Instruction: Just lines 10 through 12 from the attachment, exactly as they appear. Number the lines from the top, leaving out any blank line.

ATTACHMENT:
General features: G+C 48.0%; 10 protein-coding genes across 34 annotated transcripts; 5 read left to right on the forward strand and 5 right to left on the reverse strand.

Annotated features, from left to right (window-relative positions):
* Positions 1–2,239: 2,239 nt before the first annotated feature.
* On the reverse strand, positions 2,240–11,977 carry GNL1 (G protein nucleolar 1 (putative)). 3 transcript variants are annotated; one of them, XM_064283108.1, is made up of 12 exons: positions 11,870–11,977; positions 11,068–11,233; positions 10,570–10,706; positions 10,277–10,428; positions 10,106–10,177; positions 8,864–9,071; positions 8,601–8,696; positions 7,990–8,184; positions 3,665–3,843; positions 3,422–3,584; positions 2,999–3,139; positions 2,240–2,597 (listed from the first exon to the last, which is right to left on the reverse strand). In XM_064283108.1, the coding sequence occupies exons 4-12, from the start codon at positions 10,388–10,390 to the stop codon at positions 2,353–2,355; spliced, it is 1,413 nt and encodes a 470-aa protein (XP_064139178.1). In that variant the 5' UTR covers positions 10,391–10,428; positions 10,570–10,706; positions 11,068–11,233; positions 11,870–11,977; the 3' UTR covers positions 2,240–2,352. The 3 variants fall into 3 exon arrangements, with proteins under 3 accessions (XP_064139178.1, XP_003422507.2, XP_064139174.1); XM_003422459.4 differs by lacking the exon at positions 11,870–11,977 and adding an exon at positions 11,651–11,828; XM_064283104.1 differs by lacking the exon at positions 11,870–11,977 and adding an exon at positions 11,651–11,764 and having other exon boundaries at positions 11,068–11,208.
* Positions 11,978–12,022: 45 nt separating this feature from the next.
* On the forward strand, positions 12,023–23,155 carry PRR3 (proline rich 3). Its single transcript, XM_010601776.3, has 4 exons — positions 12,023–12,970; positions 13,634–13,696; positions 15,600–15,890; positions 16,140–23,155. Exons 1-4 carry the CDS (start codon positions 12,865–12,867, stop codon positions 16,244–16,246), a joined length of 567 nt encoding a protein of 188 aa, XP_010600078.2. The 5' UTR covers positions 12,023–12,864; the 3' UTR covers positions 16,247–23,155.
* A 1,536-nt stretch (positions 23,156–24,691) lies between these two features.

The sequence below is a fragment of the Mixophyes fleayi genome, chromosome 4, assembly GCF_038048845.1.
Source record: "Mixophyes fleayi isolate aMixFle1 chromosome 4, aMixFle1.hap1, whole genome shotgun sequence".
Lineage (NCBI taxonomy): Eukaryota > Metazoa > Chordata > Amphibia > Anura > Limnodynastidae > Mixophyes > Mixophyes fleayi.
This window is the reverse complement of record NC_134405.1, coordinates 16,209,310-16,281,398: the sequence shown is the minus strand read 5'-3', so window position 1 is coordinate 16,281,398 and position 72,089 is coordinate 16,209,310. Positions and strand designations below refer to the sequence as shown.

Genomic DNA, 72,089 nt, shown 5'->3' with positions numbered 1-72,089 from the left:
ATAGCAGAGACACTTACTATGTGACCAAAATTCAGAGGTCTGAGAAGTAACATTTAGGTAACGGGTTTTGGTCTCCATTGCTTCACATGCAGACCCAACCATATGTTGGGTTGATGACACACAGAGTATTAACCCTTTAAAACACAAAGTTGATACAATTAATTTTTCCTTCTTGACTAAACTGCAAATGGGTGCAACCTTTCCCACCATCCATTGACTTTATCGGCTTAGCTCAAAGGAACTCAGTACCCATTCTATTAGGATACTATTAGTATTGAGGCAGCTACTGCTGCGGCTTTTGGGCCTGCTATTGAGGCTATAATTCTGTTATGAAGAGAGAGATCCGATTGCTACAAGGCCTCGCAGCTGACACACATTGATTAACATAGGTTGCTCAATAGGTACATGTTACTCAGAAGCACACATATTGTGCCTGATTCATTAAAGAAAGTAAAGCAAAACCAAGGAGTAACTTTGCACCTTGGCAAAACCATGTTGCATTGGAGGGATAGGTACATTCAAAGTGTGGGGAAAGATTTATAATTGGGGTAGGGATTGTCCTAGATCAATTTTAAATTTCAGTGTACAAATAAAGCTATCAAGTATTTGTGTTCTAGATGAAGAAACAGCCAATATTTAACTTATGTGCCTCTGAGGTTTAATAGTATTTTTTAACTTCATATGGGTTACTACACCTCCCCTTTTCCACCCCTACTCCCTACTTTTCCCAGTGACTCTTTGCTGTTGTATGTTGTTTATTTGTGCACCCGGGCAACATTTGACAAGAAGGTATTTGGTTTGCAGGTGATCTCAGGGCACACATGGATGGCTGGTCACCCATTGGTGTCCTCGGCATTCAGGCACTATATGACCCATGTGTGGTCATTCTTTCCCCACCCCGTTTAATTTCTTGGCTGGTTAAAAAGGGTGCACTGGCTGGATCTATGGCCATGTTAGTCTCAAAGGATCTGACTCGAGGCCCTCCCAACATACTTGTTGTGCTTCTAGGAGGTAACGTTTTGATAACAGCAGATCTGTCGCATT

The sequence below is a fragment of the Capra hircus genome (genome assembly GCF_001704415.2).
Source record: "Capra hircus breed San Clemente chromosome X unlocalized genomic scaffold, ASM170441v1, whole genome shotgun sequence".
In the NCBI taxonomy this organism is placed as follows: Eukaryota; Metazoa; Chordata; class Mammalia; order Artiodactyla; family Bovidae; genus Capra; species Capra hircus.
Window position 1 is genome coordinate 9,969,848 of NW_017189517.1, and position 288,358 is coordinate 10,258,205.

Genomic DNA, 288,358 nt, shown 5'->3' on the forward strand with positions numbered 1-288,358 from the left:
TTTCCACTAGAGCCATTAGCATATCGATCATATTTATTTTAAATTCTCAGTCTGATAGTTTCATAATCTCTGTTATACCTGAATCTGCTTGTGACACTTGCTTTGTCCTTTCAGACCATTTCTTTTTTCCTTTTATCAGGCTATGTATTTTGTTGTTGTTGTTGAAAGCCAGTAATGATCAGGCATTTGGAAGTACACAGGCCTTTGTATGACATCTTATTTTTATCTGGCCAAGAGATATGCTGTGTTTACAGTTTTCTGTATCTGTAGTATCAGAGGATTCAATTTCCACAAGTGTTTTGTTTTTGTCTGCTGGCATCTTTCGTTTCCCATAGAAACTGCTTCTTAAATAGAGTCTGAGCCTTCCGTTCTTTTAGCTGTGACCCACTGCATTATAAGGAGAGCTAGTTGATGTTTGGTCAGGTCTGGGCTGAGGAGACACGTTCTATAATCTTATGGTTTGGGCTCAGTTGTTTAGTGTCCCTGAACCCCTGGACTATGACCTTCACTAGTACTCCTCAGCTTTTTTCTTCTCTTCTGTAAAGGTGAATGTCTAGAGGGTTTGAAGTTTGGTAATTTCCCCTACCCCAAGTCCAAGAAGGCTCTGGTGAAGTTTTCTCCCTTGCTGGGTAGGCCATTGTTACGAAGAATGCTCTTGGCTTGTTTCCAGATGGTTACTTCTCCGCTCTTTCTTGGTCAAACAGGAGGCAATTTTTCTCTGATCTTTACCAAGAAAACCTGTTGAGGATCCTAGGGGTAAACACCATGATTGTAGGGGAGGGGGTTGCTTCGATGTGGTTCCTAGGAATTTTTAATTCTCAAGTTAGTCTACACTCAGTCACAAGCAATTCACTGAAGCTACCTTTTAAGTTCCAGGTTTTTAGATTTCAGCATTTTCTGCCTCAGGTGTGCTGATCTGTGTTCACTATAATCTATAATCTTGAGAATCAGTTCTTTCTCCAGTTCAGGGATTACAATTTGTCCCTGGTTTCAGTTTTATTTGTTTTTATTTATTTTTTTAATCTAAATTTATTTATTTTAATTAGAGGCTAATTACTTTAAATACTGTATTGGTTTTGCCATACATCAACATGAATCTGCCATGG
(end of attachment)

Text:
Lineage (NCBI taxonomy): Eukaryota > Metazoa > Chordata > Amphibia > Anura > Limnodynastidae > Mixophyes > Mixophyes fleayi.
This window is the reverse complement of record NC_134405.1, coordinates 16,209,310-16,281,398: the sequence shown is the minus strand read 5'-3', so window position 1 is coordinate 16,281,398 and position 72,089 is coordinate 16,209,310. Positions and strand designations below refer to the sequence as shown.

Genomic DNA, 72,089 nt, shown 5'->3' with positions numbered 1-72,089 from the left: